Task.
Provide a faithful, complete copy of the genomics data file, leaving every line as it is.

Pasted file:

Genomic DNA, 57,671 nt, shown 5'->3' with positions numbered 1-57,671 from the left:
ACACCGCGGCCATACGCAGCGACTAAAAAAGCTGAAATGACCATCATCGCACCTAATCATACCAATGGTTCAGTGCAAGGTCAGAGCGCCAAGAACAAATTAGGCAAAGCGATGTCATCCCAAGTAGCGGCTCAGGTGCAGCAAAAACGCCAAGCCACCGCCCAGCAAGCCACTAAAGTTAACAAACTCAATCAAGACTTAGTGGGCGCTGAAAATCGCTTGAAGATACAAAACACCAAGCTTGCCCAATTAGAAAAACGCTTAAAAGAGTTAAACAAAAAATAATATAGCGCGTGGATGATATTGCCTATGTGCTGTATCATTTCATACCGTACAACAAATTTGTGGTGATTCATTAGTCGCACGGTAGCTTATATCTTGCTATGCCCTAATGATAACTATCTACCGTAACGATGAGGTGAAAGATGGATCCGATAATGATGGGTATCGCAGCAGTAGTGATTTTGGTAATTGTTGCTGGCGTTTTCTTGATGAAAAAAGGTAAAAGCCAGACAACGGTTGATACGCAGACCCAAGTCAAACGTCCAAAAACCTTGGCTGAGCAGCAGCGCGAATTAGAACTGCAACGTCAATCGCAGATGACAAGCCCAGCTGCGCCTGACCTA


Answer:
Genomic DNA, 57,671 nt, shown 5'->3' with positions numbered 1-57,671 from the left:
ACACCGCGGCCATACGCAGCGACTAAAAAAGCTGAAATGACCATCATCGCACCTAATCATACCAATGGTTCAGTGCAAGGTCAGAGCGCCAAGAACAAATTAGGCAAAGCGATGTCATCCCAAGTAGCGGCTCAGGTGCAGCAAAAACGCCAAGCCACCGCCCAGCAAGCCACTAAAGTTAACAAACTCAATCAAGACTTAGTGGGCGCTGAAAATCGCTTGAAGATACAAAACACCAAGCTTGCCCAATTAGAAAAACGCTTAAAAGAGTTAAACAAAAAATAATATAGCGCGTGGATGATATTGCCTATGTGCTGTATCATTTCATACCGTACAACAAATTTGTGGTGATTCATTAGTCGCACGGTAGCTTATATCTTGCTATGCCCTAATGATAACTATCTACCGTAACGATGAGGTGAAAGATGGATCCGATAATGATGGGTATCGCAGCAGTAGTGATTTTGGTAATTGTTGCTGGCGTTTTCTTGATGAAAAAAGGTAAAAGCCAGACAACGGTTGATACGCAGACCCAAGTCAAACGTCCAAAAACCTTGGCTGAGCAGCAGCGCGAATTAGAACTGCAACGTCAATCGCAGATGACAAGCCCAGCTGCGCCTGACCTA